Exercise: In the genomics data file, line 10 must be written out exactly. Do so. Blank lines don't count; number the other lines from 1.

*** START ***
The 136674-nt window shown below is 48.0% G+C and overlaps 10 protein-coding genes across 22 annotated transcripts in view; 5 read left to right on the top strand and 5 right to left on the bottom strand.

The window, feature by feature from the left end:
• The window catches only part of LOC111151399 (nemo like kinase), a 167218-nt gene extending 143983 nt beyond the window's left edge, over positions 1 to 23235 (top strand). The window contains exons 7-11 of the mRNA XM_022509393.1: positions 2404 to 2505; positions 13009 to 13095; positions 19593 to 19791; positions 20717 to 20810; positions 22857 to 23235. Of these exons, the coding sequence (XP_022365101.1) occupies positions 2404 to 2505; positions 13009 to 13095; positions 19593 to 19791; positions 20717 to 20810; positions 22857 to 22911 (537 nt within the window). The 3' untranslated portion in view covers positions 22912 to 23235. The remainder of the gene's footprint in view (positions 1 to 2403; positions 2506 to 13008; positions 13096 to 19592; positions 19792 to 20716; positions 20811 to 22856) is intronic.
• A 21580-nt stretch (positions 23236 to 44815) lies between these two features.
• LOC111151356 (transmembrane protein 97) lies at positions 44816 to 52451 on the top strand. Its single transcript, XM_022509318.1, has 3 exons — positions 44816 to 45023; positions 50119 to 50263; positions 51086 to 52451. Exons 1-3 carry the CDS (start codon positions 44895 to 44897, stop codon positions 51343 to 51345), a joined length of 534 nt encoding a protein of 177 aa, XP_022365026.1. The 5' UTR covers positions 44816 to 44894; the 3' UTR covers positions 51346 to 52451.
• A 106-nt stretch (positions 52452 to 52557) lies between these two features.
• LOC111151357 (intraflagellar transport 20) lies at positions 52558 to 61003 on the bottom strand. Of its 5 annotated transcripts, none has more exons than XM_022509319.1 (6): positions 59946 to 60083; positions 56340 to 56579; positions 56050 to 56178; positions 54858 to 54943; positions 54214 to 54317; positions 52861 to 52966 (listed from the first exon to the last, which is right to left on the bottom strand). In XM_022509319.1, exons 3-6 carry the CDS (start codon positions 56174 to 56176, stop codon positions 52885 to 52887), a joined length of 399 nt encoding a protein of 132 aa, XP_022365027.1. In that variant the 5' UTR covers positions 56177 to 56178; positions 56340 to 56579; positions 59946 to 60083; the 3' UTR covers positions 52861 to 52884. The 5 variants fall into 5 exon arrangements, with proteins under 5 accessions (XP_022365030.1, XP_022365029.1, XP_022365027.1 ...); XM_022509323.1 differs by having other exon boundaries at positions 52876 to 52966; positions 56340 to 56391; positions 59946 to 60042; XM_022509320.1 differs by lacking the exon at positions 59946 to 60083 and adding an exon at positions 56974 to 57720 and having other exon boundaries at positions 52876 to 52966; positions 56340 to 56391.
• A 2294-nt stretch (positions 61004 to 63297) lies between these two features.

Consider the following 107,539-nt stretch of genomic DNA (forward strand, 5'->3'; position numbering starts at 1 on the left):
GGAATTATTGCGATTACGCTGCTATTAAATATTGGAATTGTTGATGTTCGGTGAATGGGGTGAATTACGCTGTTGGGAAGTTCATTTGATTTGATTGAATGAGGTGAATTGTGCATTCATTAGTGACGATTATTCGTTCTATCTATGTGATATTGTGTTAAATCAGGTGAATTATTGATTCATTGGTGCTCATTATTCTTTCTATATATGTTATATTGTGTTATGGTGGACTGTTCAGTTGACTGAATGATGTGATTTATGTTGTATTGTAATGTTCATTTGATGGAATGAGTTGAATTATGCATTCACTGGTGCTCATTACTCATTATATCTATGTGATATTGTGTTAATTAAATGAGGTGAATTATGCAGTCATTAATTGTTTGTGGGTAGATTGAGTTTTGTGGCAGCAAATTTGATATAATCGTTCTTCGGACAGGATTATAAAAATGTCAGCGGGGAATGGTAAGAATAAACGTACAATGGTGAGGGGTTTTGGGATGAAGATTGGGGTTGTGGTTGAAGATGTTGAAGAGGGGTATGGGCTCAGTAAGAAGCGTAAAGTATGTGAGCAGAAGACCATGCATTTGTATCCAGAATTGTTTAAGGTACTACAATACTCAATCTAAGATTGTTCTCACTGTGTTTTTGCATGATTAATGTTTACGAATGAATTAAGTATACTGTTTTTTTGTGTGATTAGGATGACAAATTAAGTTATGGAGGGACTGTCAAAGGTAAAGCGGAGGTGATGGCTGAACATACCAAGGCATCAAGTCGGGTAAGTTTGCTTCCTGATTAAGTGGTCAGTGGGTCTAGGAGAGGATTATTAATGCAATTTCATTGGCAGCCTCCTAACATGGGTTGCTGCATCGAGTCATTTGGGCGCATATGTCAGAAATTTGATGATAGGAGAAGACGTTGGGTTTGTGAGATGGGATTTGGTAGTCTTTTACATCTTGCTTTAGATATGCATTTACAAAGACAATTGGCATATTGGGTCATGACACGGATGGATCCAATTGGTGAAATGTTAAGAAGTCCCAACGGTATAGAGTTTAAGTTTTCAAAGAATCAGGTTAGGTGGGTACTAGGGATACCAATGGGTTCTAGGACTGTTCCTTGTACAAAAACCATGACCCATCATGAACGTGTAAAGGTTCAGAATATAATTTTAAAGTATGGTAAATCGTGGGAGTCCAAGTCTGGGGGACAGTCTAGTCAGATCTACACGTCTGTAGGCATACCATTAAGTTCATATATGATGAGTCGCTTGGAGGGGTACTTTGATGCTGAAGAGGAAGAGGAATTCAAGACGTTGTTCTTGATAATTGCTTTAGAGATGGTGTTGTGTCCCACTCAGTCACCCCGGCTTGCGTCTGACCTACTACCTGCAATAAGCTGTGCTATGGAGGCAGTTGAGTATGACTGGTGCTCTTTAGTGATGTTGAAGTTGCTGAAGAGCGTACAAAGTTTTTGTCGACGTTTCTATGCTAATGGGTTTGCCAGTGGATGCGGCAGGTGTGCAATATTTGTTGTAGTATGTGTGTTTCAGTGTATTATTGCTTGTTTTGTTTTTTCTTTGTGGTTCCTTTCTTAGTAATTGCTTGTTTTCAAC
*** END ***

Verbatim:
GGAATTATTGCGATTACGCTGCTATTAAATATTGGAATTGTTGATGTTCGGTGAATGGGGTGAATTACGCTGTTGGGAAGTTCATTTGATTTGATTGAATGAGGTGAATTGTGCATTCATTAGTGACGATTATTCGTTCTATCTATGTGATATTGTGTTAAATCAGGTGAATTATTGATTCATTGGTGCTCATTATTCTTTCTATATATGTTATATTGTGTTATGGTGGACTGTTCAGTTGACTGAATGATGTGATTTATGTTGTATTGTAATGTTCATTTGATGGAATGAGTTGAATTATGCATTCACTGGTGCTCATTACTCATTATATCTATGTGATATTGTGTTAATTAAATGAGGTGAATTATGCAGTCATTAATTGTTTGTGGGTAGATTGAGTTTTGTGGCAGCAAATTTGATATAATCGTTCTTCGGACAGGATTATAAAAATGTCAGCGGGGAATGGTAAGAATAAACGTACAATGGTGAGGGGTTTTGGGATGAAGATTGGGGTTGTGGTTGAAGATGTTGAAGAGGGGTATGGGCTCAGTAAGAAGCGTAAAGTATGTGAGCAGAAGACCATGCATTTGTATCCAGAATTGTTTAAGGTACTACAATACTCAATCTAAGATTGTTCTCACTGTGTTTTTGCATGATTAATGTTTACGAATGAATTAAGTATACTGTTTTTTTGTGTGATTAGGATGACAAATTAAGTTATGGAGGGACTGTCAAAGGTAAAGCGGAGGTGATGGCTGAACATACCAAGGCATCAAGTCGGGTAAGTTTGCTTCCTGATTAAGTGGTCAGTGGGTCTAGGAGAGGATTATTAATGCAATTTCATTGGCAGCCTCCTAACATGGGTTGCTGCATCGAGTCATTTGGGCGCATATGTCAGAAATTTGATGATAGGAGAAGACGTTGGGTTTGTGAGATGGGATTTGGTAGTCTTTTACATCTTGCTTTAGATATGCATTTACAAAGACAATTGGCATATTGGGTCATGACACGGATGGATCCAATTGGTGAAATGTTAAGAAGTCCCAACGGTATAGAGTTTAAGTTTTCAAAGAATCAGGTTAGGTGGGTACTAGGGATACCAATGGGTTCTAGGACTGTTCCTTGTACAAAAACCATGACCCATCATGAACGTGTAAAGGTTCAGAATATAATTTTAAAGTATGGTAAATCGTGGGAGTCCAAGTCTGGGGGACAGTCTAGTCAGATCTACACGTCTGTAGGCATACCATTAAGTTCATATATGATGAGTCGCTTGGAGGGGTACTTTGATGCTGAAGAGGAAGAGGAATTCAAGACGTTGTTCTTGATAATTGCTTTAGAGATGGTGTTGTGTCCCACTCAGTCACCCCGGCTTGCGTCTGACCTACTACCTGCAATAAGCTGTGCTATGGAGGCAGTTGAGTATGACTGGTGCTCTTTAGTGATGTTGAAGTTGCTGAAGAGCGTACAAAGTTTTTGTCGACGTTTCTATGCTAATGGGTTTGCCAGTGGATGCGGCAGGTGTGCAATATTTGTTGTAGTATGTGTGTTTCAGTGTATTATTGCTTGTTTTGTTTTTTCTTTGTGGTTCCTTTCTTAGTAATTGCTTGTTTTCAAC